MALHEUR COUNTY — Small, secluded cities in rural counties such as Malheur depend on volunteer firefighters more than urban areas do, and local volunteers are often the first to arrive on the scene of an emergency. In some areas, rural departments provide the only immediate medical care.

A 2020 National Fire Protection Association report showed that while the number of volunteer firefighters fluctuated since the mid-1980s, overall there is a downward trend in part-time emergency fire enlistments across the nation.

“We are always looking for firefighters,” said Jess Tolman, chief of Vale Fire & Ambulance.

In Nyssa and Vale there is no recruiting station to bring in new volunteers. Instead, the departments depend on advertising, social media posts and word-of-mouth to get new people into the ranks.

Often, men and women will join a local volunteer fire department because family members are already part of the organization.

Tolman said he joined the Vale volunteer department after a friend “talked me into joining.”

“It has been a fun volunteer job and I enjoy the service it provides and the brotherhood of the fire service,” he said.

Tolman moved into the full-time fire chief slot about a year ago when Todd Hesse left to take a similar position in Rockaway Beach.

“The training you will receive with emergency services or fire, it will apply to your personal life. You will be able to provide safety and protection to your family against any kind of fire situation or medical situation,” said Tolman.

The shortage is firefighters is more acute as calls for service increase.

“I foresee the bigger Vale gets, the more calls we will have,” Tolman noted.

Tolman said his volunteer firefighters are paid Oregon minimum wage when they respond to a fire, and they are required by law to train 60 hours a year.

Tolman said the ambulance crews also are volunteer.

He said once a person joins the volunteer fire ranks, they must attend four trainings where they learn “how to get hoses off engines and get them used to spray and water through the hoses. All of our procedures and SOP and stuff. ... Once that happens we give them gear, then we have our actual online training course they go through and once they achieve that they can go out on calls.”

Tolman said the volunteer department meets every other Tuesday for two hours.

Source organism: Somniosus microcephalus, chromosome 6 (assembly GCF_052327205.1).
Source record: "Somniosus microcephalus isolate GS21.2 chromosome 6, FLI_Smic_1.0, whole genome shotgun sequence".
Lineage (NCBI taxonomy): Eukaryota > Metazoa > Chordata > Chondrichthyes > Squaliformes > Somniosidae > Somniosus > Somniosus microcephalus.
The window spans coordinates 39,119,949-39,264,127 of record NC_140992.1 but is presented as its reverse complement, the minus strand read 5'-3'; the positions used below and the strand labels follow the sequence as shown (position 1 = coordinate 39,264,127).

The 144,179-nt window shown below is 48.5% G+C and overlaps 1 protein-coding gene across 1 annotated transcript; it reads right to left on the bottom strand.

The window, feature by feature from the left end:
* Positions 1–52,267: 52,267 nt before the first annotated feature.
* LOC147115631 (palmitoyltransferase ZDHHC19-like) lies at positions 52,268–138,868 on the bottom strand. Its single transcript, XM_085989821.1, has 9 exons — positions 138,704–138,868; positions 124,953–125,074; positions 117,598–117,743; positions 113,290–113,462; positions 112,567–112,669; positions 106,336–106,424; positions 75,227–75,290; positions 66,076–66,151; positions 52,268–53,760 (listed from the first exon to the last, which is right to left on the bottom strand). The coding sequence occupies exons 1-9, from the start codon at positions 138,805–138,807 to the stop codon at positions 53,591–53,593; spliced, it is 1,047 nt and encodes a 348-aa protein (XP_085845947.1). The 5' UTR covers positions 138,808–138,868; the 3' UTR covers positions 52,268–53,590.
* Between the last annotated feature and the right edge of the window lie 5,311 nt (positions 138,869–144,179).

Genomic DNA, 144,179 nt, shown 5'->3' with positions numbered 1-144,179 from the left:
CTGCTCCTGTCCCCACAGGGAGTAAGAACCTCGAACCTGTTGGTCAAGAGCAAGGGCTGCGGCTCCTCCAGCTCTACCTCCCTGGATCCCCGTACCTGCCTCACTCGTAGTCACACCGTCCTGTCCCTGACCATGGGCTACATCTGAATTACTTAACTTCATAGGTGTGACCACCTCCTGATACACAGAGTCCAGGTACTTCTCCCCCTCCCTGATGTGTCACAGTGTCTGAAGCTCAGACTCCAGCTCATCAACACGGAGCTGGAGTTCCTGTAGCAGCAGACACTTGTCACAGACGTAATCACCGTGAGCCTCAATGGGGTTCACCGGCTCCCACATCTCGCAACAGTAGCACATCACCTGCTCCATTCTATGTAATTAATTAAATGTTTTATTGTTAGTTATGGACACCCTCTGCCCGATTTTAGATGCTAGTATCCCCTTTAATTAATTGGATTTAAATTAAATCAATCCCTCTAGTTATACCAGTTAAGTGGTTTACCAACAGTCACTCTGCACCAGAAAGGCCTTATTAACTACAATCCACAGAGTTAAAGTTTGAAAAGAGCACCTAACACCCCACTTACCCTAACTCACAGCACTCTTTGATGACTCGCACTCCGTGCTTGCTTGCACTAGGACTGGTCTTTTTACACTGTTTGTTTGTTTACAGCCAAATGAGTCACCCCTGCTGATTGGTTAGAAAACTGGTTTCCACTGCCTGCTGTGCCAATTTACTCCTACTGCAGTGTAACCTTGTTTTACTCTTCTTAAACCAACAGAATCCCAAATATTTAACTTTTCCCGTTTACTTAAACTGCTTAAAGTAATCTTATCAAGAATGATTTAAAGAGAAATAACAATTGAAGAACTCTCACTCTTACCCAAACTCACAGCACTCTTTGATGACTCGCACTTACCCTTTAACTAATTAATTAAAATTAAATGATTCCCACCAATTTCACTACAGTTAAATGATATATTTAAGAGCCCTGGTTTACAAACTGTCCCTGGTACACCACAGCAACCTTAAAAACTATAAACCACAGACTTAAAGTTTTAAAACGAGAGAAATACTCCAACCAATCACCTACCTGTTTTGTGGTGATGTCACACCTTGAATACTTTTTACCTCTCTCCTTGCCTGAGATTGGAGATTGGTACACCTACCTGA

“So, four hours a month we do training for fire,” he said.

Tolman said the department also sponsors specialized training on some Saturdays.

For Nyssa Fire Department Chief Eric Menchaca, low numbers are troubling.

“It does concern me. The more we can have on the department the more our chances of having a bigger turnout increases,” he said.

Menchaca said he uses social media such as Facebook and Instagram to seek new recruits.

“I also have a banner I hang up at the school fence,” said Menchaca.

Terry Leighton, Ontario Fire and Rescue chief, said his agency’s long-standing junior firefighter program made the hunt for volunteers easier.

“That has helped us a lot. We are blessed and have not had the trouble like some other places have,” he said.

Youth 16 or older can join the junior program, said Leighton. Usually the youth who volunteer are already connected to the fire department through family members who currently serve.

He said his firefighter roster includes 34 people. Eight of those, he said, are full time and 26 are part time.

Leighton said the drought in volunteers is a “national thing.”

“We are so busy nowadays. We have other priorities and you don’t have as much community commitment. People also work a long distance from their homes now,” he said.

Volunteering to be a firefighter is a rewarding experience, said Tolman, who called it “an extremely great volunteer job, one where you get to help serve your community.”

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